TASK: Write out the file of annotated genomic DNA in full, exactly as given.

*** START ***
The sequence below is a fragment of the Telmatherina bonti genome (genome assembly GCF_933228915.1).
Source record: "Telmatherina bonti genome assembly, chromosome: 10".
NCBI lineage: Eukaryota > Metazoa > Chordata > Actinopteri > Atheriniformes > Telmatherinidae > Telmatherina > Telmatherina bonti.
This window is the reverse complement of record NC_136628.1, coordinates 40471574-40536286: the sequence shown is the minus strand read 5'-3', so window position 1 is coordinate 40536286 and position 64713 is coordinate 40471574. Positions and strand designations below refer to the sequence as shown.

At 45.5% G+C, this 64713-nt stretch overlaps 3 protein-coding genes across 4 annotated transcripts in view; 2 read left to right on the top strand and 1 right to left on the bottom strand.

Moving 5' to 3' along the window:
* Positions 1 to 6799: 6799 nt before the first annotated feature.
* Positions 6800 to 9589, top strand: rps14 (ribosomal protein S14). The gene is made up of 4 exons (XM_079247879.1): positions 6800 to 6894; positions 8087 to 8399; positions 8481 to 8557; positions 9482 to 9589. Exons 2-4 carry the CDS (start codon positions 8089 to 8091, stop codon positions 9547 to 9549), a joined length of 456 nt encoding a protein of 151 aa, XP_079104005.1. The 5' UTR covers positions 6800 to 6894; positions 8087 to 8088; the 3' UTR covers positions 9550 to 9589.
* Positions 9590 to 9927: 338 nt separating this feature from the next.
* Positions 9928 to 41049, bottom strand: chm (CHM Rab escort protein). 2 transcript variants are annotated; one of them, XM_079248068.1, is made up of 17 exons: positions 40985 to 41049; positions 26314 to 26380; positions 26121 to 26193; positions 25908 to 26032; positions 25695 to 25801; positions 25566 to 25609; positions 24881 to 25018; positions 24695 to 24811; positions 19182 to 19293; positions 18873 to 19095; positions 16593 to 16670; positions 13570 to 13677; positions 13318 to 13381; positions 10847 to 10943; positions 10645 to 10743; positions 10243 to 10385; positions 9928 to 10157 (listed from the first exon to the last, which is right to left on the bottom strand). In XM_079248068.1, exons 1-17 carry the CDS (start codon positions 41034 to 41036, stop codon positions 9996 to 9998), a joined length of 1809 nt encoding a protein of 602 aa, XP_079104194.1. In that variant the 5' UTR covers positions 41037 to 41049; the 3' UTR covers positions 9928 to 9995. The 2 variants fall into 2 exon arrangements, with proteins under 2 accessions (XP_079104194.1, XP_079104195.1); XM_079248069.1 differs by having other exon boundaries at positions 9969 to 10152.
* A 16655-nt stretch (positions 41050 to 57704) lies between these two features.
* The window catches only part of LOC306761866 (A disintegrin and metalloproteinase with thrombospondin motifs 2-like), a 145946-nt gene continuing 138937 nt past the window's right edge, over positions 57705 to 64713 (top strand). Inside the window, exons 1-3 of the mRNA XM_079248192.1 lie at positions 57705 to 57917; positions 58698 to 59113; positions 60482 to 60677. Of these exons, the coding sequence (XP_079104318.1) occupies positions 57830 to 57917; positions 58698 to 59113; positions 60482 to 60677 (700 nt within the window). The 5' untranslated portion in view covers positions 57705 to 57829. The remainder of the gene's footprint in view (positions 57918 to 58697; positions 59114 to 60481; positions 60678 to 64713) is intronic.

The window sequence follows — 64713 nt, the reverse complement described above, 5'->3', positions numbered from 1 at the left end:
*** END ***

The sequence below is a fragment of the Telmatherina bonti genome (genome assembly GCF_933228915.1).
Source record: "Telmatherina bonti genome assembly, chromosome: 10".
NCBI lineage: Eukaryota > Metazoa > Chordata > Actinopteri > Atheriniformes > Telmatherinidae > Telmatherina > Telmatherina bonti.
This window is the reverse complement of record NC_136628.1, coordinates 40471574-40536286: the sequence shown is the minus strand read 5'-3', so window position 1 is coordinate 40536286 and position 64713 is coordinate 40471574. Positions and strand designations below refer to the sequence as shown.

At 45.5% G+C, this 64713-nt stretch overlaps 3 protein-coding genes across 4 annotated transcripts in view; 2 read left to right on the top strand and 1 right to left on the bottom strand.

Moving 5' to 3' along the window:
* Positions 1 to 6799: 6799 nt before the first annotated feature.
* Positions 6800 to 9589, top strand: rps14 (ribosomal protein S14). The gene is made up of 4 exons (XM_079247879.1): positions 6800 to 6894; positions 8087 to 8399; positions 8481 to 8557; positions 9482 to 9589. Exons 2-4 carry the CDS (start codon positions 8089 to 8091, stop codon positions 9547 to 9549), a joined length of 456 nt encoding a protein of 151 aa, XP_079104005.1. The 5' UTR covers positions 6800 to 6894; positions 8087 to 8088; the 3' UTR covers positions 9550 to 9589.
* Positions 9590 to 9927: 338 nt separating this feature from the next.
* Positions 9928 to 41049, bottom strand: chm (CHM Rab escort protein). 2 transcript variants are annotated; one of them, XM_079248068.1, is made up of 17 exons: positions 40985 to 41049; positions 26314 to 26380; positions 26121 to 26193; positions 25908 to 26032; positions 25695 to 25801; positions 25566 to 25609; positions 24881 to 25018; positions 24695 to 24811; positions 19182 to 19293; positions 18873 to 19095; positions 16593 to 16670; positions 13570 to 13677; positions 13318 to 13381; positions 10847 to 10943; positions 10645 to 10743; positions 10243 to 10385; positions 9928 to 10157 (listed from the first exon to the last, which is right to left on the bottom strand). In XM_079248068.1, exons 1-17 carry the CDS (start codon positions 41034 to 41036, stop codon positions 9996 to 9998), a joined length of 1809 nt encoding a protein of 602 aa, XP_079104194.1. In that variant the 5' UTR covers positions 41037 to 41049; the 3' UTR covers positions 9928 to 9995. The 2 variants fall into 2 exon arrangements, with proteins under 2 accessions (XP_079104194.1, XP_079104195.1); XM_079248069.1 differs by having other exon boundaries at positions 9969 to 10152.
* A 16655-nt stretch (positions 41050 to 57704) lies between these two features.
* The window catches only part of LOC306761866 (A disintegrin and metalloproteinase with thrombospondin motifs 2-like), a 145946-nt gene continuing 138937 nt past the window's right edge, over positions 57705 to 64713 (top strand). Inside the window, exons 1-3 of the mRNA XM_079248192.1 lie at positions 57705 to 57917; positions 58698 to 59113; positions 60482 to 60677. Of these exons, the coding sequence (XP_079104318.1) occupies positions 57830 to 57917; positions 58698 to 59113; positions 60482 to 60677 (700 nt within the window). The 5' untranslated portion in view covers positions 57705 to 57829. The remainder of the gene's footprint in view (positions 57918 to 58697; positions 59114 to 60481; positions 60678 to 64713) is intronic.

The window sequence follows — 64713 nt, the reverse complement described above, 5'->3', positions numbered from 1 at the left end: